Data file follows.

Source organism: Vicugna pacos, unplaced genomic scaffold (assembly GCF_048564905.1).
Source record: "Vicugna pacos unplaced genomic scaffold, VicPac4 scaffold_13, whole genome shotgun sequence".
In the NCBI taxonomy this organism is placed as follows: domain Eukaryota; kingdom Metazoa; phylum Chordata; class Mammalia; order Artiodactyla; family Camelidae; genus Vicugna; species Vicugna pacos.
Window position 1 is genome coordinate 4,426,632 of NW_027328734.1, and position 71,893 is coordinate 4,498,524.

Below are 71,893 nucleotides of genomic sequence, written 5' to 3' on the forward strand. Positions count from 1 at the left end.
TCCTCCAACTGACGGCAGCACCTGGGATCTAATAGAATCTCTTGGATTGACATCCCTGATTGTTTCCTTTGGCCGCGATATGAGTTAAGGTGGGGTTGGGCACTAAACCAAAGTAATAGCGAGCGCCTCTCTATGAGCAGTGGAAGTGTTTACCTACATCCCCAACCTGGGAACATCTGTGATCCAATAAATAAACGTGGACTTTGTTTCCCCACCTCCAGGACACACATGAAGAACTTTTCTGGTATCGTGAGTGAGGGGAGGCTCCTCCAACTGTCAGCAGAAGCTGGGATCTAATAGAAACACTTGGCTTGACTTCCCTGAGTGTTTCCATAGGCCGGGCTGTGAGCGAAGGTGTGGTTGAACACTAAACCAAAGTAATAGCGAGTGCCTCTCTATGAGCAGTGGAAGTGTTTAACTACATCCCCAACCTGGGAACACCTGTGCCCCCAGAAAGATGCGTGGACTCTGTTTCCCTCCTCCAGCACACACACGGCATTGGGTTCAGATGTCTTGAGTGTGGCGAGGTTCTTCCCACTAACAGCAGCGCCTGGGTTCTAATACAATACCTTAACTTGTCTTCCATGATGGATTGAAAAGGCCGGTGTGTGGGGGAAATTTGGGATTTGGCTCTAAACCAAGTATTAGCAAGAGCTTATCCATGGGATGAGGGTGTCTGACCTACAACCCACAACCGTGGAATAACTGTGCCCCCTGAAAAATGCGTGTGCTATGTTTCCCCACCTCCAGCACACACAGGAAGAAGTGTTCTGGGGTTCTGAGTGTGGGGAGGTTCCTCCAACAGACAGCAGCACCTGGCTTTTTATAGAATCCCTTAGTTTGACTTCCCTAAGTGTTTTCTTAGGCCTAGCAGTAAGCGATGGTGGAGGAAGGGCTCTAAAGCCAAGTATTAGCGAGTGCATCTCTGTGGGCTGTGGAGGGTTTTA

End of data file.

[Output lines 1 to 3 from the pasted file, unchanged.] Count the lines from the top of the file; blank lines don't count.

Source organism: Vicugna pacos, unplaced genomic scaffold (assembly GCF_048564905.1).
Source record: "Vicugna pacos unplaced genomic scaffold, VicPac4 scaffold_13, whole genome shotgun sequence".
In the NCBI taxonomy this organism is placed as follows: domain Eukaryota; kingdom Metazoa; phylum Chordata; class Mammalia; order Artiodactyla; family Camelidae; genus Vicugna; species Vicugna pacos.